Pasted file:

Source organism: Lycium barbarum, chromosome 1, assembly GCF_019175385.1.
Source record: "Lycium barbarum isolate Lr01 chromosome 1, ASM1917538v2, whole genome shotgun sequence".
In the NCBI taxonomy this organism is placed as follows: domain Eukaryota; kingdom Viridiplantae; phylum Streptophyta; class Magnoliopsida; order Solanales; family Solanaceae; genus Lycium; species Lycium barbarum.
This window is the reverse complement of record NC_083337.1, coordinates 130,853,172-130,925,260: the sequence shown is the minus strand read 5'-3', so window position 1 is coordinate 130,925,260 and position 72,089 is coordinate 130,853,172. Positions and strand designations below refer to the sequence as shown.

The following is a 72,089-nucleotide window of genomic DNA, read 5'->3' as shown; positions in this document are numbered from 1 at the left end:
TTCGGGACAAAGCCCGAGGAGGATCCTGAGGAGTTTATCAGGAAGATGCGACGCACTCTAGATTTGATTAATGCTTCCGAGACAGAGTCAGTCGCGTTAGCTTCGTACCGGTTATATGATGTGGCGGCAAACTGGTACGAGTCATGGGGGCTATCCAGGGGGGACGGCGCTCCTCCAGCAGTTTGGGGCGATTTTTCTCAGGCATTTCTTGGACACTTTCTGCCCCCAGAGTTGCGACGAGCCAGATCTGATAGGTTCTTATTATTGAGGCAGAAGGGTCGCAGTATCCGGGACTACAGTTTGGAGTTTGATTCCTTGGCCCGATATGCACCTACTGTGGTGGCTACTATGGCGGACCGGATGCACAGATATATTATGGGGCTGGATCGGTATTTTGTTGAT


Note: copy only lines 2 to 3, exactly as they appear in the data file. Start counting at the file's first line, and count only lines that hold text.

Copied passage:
Source record: "Lycium barbarum isolate Lr01 chromosome 1, ASM1917538v2, whole genome shotgun sequence".
In the NCBI taxonomy this organism is placed as follows: domain Eukaryota; kingdom Viridiplantae; phylum Streptophyta; class Magnoliopsida; order Solanales; family Solanaceae; genus Lycium; species Lycium barbarum.